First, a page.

Women more than 80 years old are turning to Canberra's homeless services for shelter, forced out of housing by the ACT's rental market, low savings and family violence.
Homelessness services are reporting a rise in clients who are elderly women, some resorting to sleeping in cars and couch surfing for shelter before seeking help.
Rising rental prices in areas previously more accessible for low-income groups and pensioners have locked out older women with low superannuation and savings.
YWCA Canberra executive director Frances Crimmins said the housing options for elderly women were "dire".
"There were more options for affordable rental accommodation in surrounding regions, but even that's evaporated in terms of affordability," she said.
She has seen cases of women as old as 70 living in their cars and couch surfing to avoid rough sleeping or contacting homeless services.
In Canberra, 316 people aged 55 years or older sought help from homelessness services last year and 44 per cent in this group were women, according to the Australian Institute of Health and Welfare. Of all homeless clients, 6.8 per cent were aged more than 55.
Within this age group, 79 clients were aged 65 or older.
Support service Toora Women's executive director Susan Clarke-Lindfield said since 2015, 25 per cent of its residential clients and 37 per cent of outreach clients had been more than 45 years of age.
"The change has been that we are now seeing more women in their late 60s, 70s and 80s coming through."
Homelessness figures reflect reports from services seeing an increase in older clients. Since 2011-2012, the number of homeless people aged more than 55 has grown by 9.5 per cent each year. Their number is growing at twice the rate of the general homeless population.
Council on the Ageing ACT spokeswoman Catherine Adcock described homelessness among elderly people, particularly women, as an emerging problem.
"There's a trend there where more people are accessing homelessness services," she said.
Older men were also increasingly seeking help about unstable housing, and those struggling with homelessness had outstripped population growth, ACT Shelter executive officer Travis Gilbert said.
Women were entering retirement with less money to afford housing costs, making them vulnerable to homelessness if family violence forced them out of home, services reported.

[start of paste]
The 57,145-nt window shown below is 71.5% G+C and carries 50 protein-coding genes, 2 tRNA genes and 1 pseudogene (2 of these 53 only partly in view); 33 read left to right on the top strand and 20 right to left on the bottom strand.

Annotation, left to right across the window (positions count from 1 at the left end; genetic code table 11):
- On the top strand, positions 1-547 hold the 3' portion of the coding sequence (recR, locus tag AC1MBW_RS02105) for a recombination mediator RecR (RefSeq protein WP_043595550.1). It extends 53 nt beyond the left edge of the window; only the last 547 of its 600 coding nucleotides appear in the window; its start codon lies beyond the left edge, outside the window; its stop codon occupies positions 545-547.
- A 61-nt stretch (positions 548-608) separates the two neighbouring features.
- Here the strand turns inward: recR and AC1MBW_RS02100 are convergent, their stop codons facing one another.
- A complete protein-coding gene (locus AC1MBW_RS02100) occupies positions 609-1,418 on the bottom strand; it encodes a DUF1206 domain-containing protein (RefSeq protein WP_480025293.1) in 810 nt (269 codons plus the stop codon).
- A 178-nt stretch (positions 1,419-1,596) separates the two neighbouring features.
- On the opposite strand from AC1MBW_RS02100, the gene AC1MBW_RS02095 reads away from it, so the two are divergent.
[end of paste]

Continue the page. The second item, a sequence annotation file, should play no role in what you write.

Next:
Lacking a home to sell made entry into aged care harder, Mr Gilbert said.
"It's really a precarious situation to be in, if you're living in the private market and living on an old age pension."
Job opportunities for women more than 55 years old were also lacking, Ms Clarke-Lindfield said.
"They ... cannot afford private rental or shared accommodation because it would cost more than 50 per cent of their pension," she said.
"When coming from domestic violence situations, many older women have joint assets to which they have no access. There are a number of legal hoops and housing eligibility processes to go through before they can be independently housed."
Of 175 women seeking homelessness support from the YWCA last financial year, 55 named family violence as the main reason for leaving home.
Queanbeyan-based anti-homelessness advocate Penny Leemhuis said there was a bottleneck at shelters for women.
YWCA's affordable housing tenancies for older women are full.
ACT Housing Minister Yvette Berry said the government would address housing costs by continuing to phase out stamp duty and restructuring the Land Development Agency to focus on affordable and efficient greenfield land release.
She said the government's Affordable Rental Scheme provided housing for older people on low incomes, operating through a tiered rent system that charged a percentage of market rent.
The ACT Government has committed to developing a new affordable housing strategy and holding a homelessness summit.
The government's parliamentary agreement identifies older women as a vulnerable group, along with women escaping violence.
"The new ACT Affordable Housing Strategy will work to deliver improved housing outcomes for these groups," Ms Berry said.
Specific services for women, including older women, included up to 92 accommodation places and 176 support places, she said.
The ACT's specialist homelessness sector performed well compared to other jurisdictions, with the highest proportion of clients receiving support for their tenancies, Ms Berry said.
However a Productivity Commission report released in January found homelessness services were unable to provide housing to more than one third of clients in the ACT last year as spending on the sector dropped.
The ACT also recorded the highest percentage of clients experiencing repeat periods of homelessness, at 7.9 per cent, larger than the 5.6 per cent national average.
Funding for homelessness services dropped from $24.8 million in 2012-2013 to $20.1 million in 2015-2016, in real terms, for the ACT.
Assistant Social Services Minister Zed Seselja said the federal government provided states and territories with $1.3 billion a year through the National Affordable Housing Agreement, which included about $275 million for homelessness services.
Under the 2015-17 National Partnership Agreement on Homelessness, the government provided $115 million each year to fund frontline homelessness services.